.wp-block-details summary::marker {
	content: "+ ";
}

.wp-block-details[open] summary::marker {
	content: "- "
}

Note the [open] CSS attribute selector in the code. Target that to style the Details block when it’s open.

Targeting the ::before or ::after pseudo-elements

Or, you can target either the ::before or ::after CSS pseudo-element. 

What happens if we move our custom +/- marker after the <summary> element, as below?

Now add this custom CSS to add a marker using the ::after pseudo-element:

.wp-block-details summary::marker {
	content: none;
}

.wp-block-details summary::after {
	content: " +";
	float: right;
	text-align: right;
}

.wp-block-details[open] summary::after {
	content: " -"
}

Note that the code specifically disabled the ::marker pseudo-element content so you don’t end up with two markers.

Building a FAQs pattern with the Details block

By now, I hope you’re already getting ideas for great things you can do with the Details block. It lends itself well to several different patterns.

Let’s try building a simple FAQs pattern like this:

In fact, the Twenty Twenty-Four theme ships a pattern like this (check out a live demo).

Let’s start with the Details block, pulled from the pattern. In particular, take note of the placeholder attribute for the default nested Paragraph block:

<!-- wp:details -->
<details class="wp-block-details">
	<summary><?php esc_html_e( 'Question 1?', 'themeslug' ); ?></summary>
	<!-- wp:paragraph {"placeholder":"<?php esc_attr_e( 'Add an answer to the question.', 'themeslug' ); ?>"} -->
	<p></p>
	<!-- /wp:paragraph -->
</details>
<!-- /wp:details -->

You can change this value to anything you want—for example, if you’d like to give your users a placeholder that’s specific to the pattern that you are building. In this case, the block will prompt users to “Add an answer to the question.” Pretty neat, right?

As the Block Patterns documentation will instruct, add a file named faqs.php in your theme’s /patterns folder. Then add your pattern file header metadata to it:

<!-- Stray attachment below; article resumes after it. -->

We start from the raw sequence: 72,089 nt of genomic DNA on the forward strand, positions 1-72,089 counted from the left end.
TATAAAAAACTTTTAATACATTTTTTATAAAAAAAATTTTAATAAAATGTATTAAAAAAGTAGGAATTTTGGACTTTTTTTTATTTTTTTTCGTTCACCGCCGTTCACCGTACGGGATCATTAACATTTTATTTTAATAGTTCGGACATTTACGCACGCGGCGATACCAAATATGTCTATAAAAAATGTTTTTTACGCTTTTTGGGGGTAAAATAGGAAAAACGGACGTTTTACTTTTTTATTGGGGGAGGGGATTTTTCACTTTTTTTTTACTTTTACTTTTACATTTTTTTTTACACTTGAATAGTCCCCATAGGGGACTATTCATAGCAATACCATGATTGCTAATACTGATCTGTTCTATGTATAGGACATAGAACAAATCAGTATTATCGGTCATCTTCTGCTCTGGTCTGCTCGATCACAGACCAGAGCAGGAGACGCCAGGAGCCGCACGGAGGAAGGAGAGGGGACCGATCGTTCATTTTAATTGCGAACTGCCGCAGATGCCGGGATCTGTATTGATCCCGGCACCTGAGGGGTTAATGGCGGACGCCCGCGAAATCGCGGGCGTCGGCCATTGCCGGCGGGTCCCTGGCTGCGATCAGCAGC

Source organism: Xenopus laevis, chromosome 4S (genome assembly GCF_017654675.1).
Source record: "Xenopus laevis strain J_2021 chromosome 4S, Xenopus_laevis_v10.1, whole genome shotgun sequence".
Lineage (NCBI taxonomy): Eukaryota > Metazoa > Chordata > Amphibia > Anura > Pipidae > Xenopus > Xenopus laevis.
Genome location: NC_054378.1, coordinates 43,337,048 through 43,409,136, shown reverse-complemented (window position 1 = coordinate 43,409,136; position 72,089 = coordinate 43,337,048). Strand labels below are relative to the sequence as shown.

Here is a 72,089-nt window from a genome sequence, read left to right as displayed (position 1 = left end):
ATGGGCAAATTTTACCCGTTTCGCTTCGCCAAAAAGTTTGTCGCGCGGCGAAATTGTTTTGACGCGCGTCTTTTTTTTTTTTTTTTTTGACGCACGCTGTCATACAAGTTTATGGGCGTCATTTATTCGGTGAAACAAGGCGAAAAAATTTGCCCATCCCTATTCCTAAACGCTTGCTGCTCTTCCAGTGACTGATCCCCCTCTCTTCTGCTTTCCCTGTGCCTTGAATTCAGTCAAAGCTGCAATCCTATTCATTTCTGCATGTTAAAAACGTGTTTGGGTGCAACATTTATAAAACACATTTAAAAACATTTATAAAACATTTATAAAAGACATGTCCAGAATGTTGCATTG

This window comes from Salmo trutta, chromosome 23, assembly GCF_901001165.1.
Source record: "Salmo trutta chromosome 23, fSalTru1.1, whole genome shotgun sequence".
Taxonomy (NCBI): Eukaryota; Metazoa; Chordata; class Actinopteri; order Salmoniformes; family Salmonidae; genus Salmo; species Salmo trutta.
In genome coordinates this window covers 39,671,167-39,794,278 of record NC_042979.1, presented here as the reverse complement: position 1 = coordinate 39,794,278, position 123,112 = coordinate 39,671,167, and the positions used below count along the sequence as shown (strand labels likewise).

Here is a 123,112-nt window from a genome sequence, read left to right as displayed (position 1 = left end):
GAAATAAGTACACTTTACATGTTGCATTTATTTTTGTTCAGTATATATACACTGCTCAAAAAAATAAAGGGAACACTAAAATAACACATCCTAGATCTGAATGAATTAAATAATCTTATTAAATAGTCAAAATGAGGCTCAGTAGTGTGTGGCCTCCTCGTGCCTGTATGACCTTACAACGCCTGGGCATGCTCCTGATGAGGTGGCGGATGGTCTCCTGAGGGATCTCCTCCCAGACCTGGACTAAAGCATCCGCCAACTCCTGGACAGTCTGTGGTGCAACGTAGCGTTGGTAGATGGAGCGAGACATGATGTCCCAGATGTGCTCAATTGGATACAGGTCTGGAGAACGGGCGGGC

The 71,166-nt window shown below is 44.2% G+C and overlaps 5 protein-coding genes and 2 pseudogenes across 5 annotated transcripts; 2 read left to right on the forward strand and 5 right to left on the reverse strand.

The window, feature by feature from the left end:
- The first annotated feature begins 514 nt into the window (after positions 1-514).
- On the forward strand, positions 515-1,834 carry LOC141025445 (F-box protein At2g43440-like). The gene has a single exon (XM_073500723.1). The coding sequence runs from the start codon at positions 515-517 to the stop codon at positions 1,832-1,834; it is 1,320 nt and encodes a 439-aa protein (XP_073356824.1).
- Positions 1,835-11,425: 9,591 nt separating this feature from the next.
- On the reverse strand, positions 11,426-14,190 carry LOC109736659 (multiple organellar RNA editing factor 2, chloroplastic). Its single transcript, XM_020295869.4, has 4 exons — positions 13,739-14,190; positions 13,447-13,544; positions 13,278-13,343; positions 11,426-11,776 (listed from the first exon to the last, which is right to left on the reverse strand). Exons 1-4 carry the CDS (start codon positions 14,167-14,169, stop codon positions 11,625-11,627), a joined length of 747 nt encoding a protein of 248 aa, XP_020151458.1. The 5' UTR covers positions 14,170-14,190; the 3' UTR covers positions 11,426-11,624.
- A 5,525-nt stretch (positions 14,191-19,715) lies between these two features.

<?php
/**
 * Title: FAQs
 * Slug: themeslug/faqs
 * Description: Outputs a list of configurable FAQ items.
 * Categories: text
 * Keywords: faq, accordion, toggle, questions, answers
 * Viewport Width: 640
 */
?>

Configure this however you want. Just be sure to update themeslug to match your theme’s slug.

As an exercise, I recommend trying to build the pattern directly from the editor first. Then, copying and pasting it into the faqs.php file. Of course, you’ll want to internationalize any text you add inside the file. I also always recommend wrapping patterns in a container block of some sort—a Group, Row, Stack, or Cover.

But feel free to copy and paste this example code into your faqs.php file if you’re in a rush:

<!-- wp:group {"layout":{"type":"constrained"}} -->
<div class="wp-block-group">
	<!-- wp:details -->
	<details class="wp-block-details">
		<summary><?php esc_html_e( 'Question 1?', 'themeslug' ); ?></summary>
		<!-- wp:paragraph {"placeholder":"<?php esc_attr_e( 'Add an answer to the question.', 'themeslug' ); ?>"} -->
		<p></p>
		<!-- /wp:paragraph -->
	</details>
	<!-- /wp:details -->

	<!-- wp:details -->
	<details class="wp-block-details">
		<summary><?php esc_html_e( 'Question 2?', 'themeslug' ); ?></summary>
		<!-- wp:paragraph {"placeholder":"<?php esc_attr_e( 'Add an answer to the question.', 'themeslug' ); ?>"} -->
		<p></p>
		<!-- /wp:paragraph -->
	</details>
	<!-- /wp:details -->

	<!-- wp:details -->
	<details class="wp-block-details">
		<summary><?php esc_html_e( 'Question 3?', 'themeslug' ); ?></summary>
		<!-- wp:paragraph {"placeholder":"<?php esc_attr_e( 'Add an answer to the question.', 'themeslug' ); ?>"} -->
		<p></p>
		<!-- /wp:paragraph -->
	</details>
	<!-- /wp:details -->

	<!-- wp:details -->
	<details class="wp-block-details">
		<summary><?php esc_html_e( 'Question 4?', 'themeslug' ); ?></summary>
		<!-- wp:paragraph {"placeholder":"<?php esc_attr_e( 'Add an answer to the question.', 'themeslug' ); ?>"} -->
		<p></p>
		<!-- /wp:paragraph -->
	</details>
	<!-- /wp:details -->
</div>
<!-- /wp:group -->

Now you’re ready to do what it takes to make this yours—or build some new patterns around the Details block and make those patterns yours too.

Custom Details “spoiler” block style

You can use the Details block for so many things, in so many ways. It’s great for collapsible code snippets, notes, warnings, and much more.

Let’s build a block style that lets you display a spoiler alert to site visitors (this could be useful for a book review website):

For this, you’ll register the block style in PHP and follow the instructions in the Block Styles documentation. Those docs tell you to register a custom style with register_block_style().

Add this code to your theme’s functions.php file:

add_action( 'init', 'themeslug_block_style_variations' );

function themeslug_block_style_variations() {
	register_block_style( 'core/details', array(
		'name'  => 'spoiler',
		'label' => __( 'Spoiler', 'themeslug' )
	) );
}

Now, all you did there was register the style to make it show up in the Details block settings sidebar. To design it, you’ll need to add some CSS.

For now, add this code to your other block CSS:

.wp-block-details.is-style-spoiler {
	background: #ffffff;
	border-left: 5px solid #fcb900b8;
	box-shadow: 1px 1px 1px 0 #fcb90029;
}

.wp-block-details.is-style-spoiler summary {